12/22/2010 1:05PM

Trainers have plenty of praise for Santa Anita's dirt track

Jay Privman
A rainbow appeared over Santa Anita on Wednesday, after the main track was again closed for training because of rain.

ARCADIA, Calif. – Santa Anita’s new main track is getting a trial by water.

With opening day fast approaching, a series of soaking, sometimes vicious storms pounded the area. By Wednesday morning, when entries were being taken for Sunday’s opening-day card, the rainfall had totaled more than 12 inches since last Saturday.

Had this happened a year ago, when the old synthetic track had drainage problems, opening day might very well have been in jeopardy.

“The old stuff, that would have been a disaster,” trainer Bob Baffert said.

But optimism was high Wednesday, because the new dirt track had a tight seal on it, and the rain was running right off of it. It was closed for training, for the fourth time in the last five days, in order to try and keep it in optimum shape for an opening day that everyone will be closely watching.

“We’ve got a great seal on it,” Richard Tedesco, Santa Anita’s track superintendent, said Wednesday morning. “We’ve had floats going over the track to keep the water moving. We’ll be able to open it up Thursday morning. Considering all we’ve been through, I’m very happy. It happened at a good time. It’s a new racetrack, and we learned what we can do and what we can’t do.”

During the recent storms, Tedesco has had at least one member of his crew at the track around the clock.

“It feels great,” said jockey David Flores, who braved the rain to walk across the track near the top of the stretch. “They’ve sealed it. They’re doing the right thing. It’s beautiful. The water’s not going in.

“I missed this,” he said, smiling broadly.

Santa Anita has returned to dirt following three years of a synthetic-track racing, first with Cushion Track, then with an overhaul from Pro-Ride. The synthetic surfaces were installed because of a mandate from the California Horse Racing Board in May 2006. Santa Anita lost 16 days of racing the past two winters because the synthetic surface would not adequately drain.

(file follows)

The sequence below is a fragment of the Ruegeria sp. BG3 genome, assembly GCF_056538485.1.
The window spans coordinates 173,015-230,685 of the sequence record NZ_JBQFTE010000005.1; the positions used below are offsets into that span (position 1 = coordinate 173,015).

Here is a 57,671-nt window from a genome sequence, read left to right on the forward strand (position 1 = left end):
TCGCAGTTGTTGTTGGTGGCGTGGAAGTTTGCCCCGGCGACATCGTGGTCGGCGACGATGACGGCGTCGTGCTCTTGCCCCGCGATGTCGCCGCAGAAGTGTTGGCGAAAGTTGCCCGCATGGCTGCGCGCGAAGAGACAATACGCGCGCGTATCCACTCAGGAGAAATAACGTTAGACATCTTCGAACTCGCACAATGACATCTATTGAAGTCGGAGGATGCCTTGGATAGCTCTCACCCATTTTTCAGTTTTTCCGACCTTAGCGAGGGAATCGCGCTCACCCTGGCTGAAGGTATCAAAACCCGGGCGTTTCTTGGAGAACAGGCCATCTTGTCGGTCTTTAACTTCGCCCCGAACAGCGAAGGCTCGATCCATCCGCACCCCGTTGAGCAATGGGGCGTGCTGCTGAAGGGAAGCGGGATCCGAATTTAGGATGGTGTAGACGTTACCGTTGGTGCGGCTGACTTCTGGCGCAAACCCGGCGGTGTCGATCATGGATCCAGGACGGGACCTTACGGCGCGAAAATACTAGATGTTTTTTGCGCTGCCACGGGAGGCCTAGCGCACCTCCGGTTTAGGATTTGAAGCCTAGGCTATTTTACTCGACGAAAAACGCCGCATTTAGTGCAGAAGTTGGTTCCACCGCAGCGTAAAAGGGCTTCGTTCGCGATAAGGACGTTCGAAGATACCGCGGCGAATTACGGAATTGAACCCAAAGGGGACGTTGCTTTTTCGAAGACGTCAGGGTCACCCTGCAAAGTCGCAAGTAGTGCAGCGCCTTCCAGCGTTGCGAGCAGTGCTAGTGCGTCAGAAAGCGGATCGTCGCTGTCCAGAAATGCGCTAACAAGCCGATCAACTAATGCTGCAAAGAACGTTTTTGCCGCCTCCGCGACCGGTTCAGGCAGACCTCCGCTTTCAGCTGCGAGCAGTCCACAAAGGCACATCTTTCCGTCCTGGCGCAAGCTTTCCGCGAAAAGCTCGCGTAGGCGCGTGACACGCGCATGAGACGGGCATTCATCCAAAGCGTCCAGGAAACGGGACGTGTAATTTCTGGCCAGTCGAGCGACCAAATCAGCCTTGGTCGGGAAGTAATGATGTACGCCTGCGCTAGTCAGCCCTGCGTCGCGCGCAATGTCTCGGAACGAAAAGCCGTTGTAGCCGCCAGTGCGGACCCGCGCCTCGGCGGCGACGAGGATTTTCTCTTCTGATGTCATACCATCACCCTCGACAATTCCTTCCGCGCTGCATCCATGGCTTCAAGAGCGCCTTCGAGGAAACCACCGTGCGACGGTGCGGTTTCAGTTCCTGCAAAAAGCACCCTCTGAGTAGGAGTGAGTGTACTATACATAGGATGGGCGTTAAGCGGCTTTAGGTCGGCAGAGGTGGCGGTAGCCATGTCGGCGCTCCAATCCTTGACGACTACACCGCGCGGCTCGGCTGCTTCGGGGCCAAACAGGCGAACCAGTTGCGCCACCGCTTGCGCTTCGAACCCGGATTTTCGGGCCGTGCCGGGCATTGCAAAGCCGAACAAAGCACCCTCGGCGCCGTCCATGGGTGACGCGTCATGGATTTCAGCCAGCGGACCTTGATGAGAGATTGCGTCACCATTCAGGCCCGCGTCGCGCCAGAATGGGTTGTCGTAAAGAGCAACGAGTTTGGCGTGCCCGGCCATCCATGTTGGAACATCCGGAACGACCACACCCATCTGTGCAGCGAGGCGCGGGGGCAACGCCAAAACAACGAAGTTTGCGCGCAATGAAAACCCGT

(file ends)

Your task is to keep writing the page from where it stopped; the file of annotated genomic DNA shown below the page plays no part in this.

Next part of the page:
Last summer, Santa Anita opted to put a dirt track back in, and the racing board obliged. The new track – 86 percent sand, 8 percent clay, and 6 percent silt – is designed to retain moisture, according to Tedesco.

“This track is going to be good,” said trainer Eric Guillot, who left this circuit because of his dislike of synthetic surfaces. “It’s the reason I’m back. This track is more like the one at Fair Grounds than any track I’ve ever seen.”

The new surface, installed by Ted Malloy of track owner MI Developments and overseen daily by Tedesco, was in place by Dec. 6, but because of the recent weather, most horses have had no more than one work over the track. During that window of opportunity, times were uniformly fast.

“It’s fast, but it’s not hard,” Guillot said. “This is like fine silica sand. This track will tighten up with water. I’m glad they’ve closed it for training. We need to get off to a good start on Sunday. This track is going to be very good. It will probably be a little speed biased. I think dirt handicappers are going to love it. People with plodders are going to hate it.”

Trainer Bob Hess Jr. said the surface “looks like a combination of Fair Grounds and Churchill Downs.”

“I think it will hold water well,” Hess said. “Hopefully, the gamblers will be happy, because gamblers fuel our sport.”

Trainer Mike Machowsky said his horses have worked fast over the new track “but they’ve all come back good.”

“When the horses come by, you can’t hear them,” said trainer Gary Stute, who was decidedly in the anti-synthetic camp, praising the kindness of the surface. “I’ve only worked my horses once, but so far, so good. This is the first time in a few years that I’m excited.”

The last punch from this relentless series of storms was expected to pass through by Wednesday afternoon. Sunshine and temperatures in the upper 60s were forecast for Thursday through Saturday. By Sunday, opening day, clouds are expected to return, and there is a 30 percent chance of rain.